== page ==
Tuesday, May 01, 2007

Simple Shapes Over Time

I've recently joined a writing group here in Ottawa. It's a bunch of
English majors at Carleton who sit around, read each other's stuff,
and comment. I've been in writing clubs before, but I've never had
anyone bring in poetry. These people love poetry. I thought I wouldn't
have much to say, but it turns out I do, and I find these sessions
very rewarding. The interesting thing is that I find it more rewarding
giving feedback than getting. Anyway, this post is about
something I think I've discovered about time-based art as a result of
the comments I've made in this group.

I found that a great deal of my comments were along the following
lines: If you're going to do this kind of thing here, you need to be
consistent and do it throughout the work. Else it looks like a
mistake, or looks out of place, etc. Examples:

  • writer made up one word in a poem
  • writer has only one funny line
  • writer has only one image of gritty realism

I thought about this, and came up with a general rule, that in short
works conventions you set up should be used consistently
throughout. But then I thought this wasn't quite right-- you can also
have build. I came up with the five simple shapes that I think
would be acceptable. They are depicted in the diagram.

So, for ascending there must be more and more of something as
the work progresses. e.g.




powdered sugar


Now this scarcely deserves the title poem, but it's simple enough for
this analysis.
What's happening in the above set of words is an ascending trend of
phenomological wonderfulness. It grows, so it kind of
works. "Cocaine," however, is qualitatively different from the other
things in the list, in my culture anyway, so it kind of breaks the
flow. It's so jolting that it's funny. That's okay, because the first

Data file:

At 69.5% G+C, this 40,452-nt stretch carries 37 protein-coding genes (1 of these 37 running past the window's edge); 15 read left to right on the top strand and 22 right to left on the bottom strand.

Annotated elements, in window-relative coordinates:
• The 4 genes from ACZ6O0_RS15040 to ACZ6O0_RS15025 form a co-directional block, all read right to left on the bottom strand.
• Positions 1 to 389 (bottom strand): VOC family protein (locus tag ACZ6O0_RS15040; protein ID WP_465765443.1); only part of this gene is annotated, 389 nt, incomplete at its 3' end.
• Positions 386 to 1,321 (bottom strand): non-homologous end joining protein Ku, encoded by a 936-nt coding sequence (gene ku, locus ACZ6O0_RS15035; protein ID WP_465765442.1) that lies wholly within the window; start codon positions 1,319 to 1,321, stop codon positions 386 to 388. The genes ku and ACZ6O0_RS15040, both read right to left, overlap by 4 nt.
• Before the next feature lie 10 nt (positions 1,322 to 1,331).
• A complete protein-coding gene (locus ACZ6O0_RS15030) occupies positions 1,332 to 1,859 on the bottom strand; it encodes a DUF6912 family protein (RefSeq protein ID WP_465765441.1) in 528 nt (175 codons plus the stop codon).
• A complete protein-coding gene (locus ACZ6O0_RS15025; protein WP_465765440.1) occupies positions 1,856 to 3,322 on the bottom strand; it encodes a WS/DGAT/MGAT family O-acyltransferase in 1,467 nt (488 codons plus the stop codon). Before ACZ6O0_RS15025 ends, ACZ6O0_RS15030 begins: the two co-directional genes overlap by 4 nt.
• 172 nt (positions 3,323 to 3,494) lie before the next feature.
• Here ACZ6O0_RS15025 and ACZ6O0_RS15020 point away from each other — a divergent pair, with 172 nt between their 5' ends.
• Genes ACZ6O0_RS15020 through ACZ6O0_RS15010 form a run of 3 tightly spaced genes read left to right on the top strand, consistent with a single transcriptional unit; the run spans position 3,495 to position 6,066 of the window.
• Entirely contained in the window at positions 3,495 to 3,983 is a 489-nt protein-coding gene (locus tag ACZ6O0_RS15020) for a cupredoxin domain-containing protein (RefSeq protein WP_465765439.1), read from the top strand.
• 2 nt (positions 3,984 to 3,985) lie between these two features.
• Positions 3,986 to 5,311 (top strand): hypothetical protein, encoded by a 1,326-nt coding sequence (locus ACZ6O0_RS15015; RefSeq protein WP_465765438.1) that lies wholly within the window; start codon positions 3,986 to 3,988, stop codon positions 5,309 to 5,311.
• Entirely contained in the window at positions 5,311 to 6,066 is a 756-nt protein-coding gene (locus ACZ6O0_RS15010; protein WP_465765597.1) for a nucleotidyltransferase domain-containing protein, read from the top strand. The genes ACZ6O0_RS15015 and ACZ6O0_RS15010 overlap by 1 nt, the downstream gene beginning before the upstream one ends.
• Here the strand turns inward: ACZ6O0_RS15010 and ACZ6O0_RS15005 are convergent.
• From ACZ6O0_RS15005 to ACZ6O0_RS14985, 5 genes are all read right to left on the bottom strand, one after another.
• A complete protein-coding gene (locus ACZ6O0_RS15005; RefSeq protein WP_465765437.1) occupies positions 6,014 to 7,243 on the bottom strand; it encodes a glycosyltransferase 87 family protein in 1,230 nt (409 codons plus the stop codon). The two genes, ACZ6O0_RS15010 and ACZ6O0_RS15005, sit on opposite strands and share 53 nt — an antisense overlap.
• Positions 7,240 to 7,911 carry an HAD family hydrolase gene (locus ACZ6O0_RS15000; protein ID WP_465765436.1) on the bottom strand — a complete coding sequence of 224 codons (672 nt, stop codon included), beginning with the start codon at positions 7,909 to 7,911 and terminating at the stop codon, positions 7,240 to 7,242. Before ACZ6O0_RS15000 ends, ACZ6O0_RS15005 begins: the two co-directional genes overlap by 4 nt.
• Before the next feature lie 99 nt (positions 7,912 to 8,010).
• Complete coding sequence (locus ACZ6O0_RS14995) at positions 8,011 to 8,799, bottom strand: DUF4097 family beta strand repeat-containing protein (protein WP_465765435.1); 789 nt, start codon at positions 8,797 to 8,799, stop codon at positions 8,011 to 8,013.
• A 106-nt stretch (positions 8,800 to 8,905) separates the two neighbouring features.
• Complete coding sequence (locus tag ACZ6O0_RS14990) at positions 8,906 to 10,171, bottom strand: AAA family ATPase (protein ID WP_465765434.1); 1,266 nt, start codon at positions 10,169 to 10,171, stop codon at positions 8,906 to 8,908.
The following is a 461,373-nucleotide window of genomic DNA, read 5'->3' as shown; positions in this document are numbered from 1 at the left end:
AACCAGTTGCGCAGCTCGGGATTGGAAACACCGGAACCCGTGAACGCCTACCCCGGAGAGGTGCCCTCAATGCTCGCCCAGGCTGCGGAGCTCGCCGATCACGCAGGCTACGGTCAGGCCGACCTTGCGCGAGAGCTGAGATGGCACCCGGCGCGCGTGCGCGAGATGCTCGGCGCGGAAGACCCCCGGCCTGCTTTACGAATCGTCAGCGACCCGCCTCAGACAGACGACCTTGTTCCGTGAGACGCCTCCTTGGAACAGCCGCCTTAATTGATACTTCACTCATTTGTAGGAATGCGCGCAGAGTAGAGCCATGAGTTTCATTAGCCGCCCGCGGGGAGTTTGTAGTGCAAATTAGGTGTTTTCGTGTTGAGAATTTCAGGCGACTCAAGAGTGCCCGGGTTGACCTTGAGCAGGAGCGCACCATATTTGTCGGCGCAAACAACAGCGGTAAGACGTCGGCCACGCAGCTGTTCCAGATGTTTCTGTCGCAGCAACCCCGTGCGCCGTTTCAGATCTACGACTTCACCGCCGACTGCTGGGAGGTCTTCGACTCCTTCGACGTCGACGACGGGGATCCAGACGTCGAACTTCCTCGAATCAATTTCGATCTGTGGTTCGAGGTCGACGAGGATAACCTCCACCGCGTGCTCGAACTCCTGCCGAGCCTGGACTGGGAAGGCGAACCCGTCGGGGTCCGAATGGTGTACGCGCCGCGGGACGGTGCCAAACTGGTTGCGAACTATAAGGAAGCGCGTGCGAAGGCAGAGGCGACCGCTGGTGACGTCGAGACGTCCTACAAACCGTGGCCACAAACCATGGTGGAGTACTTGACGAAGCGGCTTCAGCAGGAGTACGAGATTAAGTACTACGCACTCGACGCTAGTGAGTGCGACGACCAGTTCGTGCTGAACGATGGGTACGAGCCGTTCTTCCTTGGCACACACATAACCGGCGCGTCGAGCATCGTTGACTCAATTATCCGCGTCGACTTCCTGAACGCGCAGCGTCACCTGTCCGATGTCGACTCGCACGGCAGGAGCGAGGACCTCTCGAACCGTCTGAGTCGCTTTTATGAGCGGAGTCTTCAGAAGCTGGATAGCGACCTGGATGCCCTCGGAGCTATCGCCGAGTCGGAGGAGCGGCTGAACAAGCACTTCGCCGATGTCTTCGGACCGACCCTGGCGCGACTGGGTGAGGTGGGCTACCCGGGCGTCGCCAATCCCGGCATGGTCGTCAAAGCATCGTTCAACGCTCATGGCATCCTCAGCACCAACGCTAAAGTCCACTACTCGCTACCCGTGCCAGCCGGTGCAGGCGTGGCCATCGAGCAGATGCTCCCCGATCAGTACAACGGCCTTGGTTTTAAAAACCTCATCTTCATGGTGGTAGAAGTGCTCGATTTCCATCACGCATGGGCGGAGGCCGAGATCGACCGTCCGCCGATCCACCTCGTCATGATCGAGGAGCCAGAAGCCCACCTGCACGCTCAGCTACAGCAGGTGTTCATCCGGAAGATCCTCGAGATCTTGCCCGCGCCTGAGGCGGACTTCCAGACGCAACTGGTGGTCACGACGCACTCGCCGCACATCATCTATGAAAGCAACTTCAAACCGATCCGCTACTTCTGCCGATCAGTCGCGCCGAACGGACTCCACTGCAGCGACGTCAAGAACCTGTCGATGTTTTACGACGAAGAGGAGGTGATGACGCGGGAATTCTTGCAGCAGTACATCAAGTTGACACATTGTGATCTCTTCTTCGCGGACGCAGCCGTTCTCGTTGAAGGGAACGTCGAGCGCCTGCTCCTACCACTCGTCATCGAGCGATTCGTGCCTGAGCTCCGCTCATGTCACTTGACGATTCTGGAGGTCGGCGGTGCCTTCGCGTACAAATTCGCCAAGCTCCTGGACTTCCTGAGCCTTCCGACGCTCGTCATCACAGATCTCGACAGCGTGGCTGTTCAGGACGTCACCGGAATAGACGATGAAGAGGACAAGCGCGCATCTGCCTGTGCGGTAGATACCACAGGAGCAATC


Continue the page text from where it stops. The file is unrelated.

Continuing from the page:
and last parts of something this short can have a special
status. Shakespeare's acts ended with rhymes, as did his chosen form
of poetry, the sonnet. It somehow seems appropriate for the end to
havce something different. If there were only one rhyme in the middle
it would look weirder.

There are other aspects to this poem, though. Each line is
consistently long. That is, the aspect of line length follows one of
the simple shapes. We could play with this:

several sinks of cold, dirty dishwater with lots of egg pans in it

pancakes with syrup, stacked a mile high

a big bowl of strawberries

powdered sugar


Here the poem is similer but the line length has been turned from
consistent to descending. We could do the U-shape:

several sinks of cold, dirty dishwater with lots of egg pans in it

pancakes with syrup, stacked a high


two pounds of white powdered sugar

six perfectly sized lines of the greatest, uncut, columbian cocaine

Notice this one works less well. The impact of the "cocaine" at the
end is damaged by the U-shape, which emphasizes "strawberries."

The u-shape is a little complicated for a poem this short.
I am reminded of the discussion in Hofstadter's Metamagical
in which he talks about the grain size of a work of art. He
says the title of a novel is perhaps the most difficult thing to
translate, because you have so much meaning to transfer in so few
words. For example, translating the title of the novel All the
President's Men
into French is difficult because it's a play on
the Humpty Dumpty rhyme, which the French might not have.

Similarly, if you have only a few pixels, it's difficult to represent
a circle. With thousands of pixels, a circle is clearly
recognizable. But if you're down to around 16, it looks, well,
pixelated. Similarly with short works I think the shapes in the
diagram are the only ones that will work because of the grain size.

Novels and feature-length films are another beast entirely. They are
long enough such that you can have multiple climaxes in the same
work. Each scene can have one of the simple shapes above, and there
might be several scenes per chapter.

In conclusion, I think if you're doing short works in any medium
(music, theatrical improvisation, short film, poetry, short stories,
etc.) you should be aware of all aspects of the work (tone, humor,
imagery, tempo, excitement, etc.) and make sure each one fits one of
the simple shapes.

1 comment:

Dustin said...

The shapes you have in the pictures here reminds me how they describe tonal languages to westerners in the phrasebooks for southeast asia. I suppose a visual analogue must be the easiest.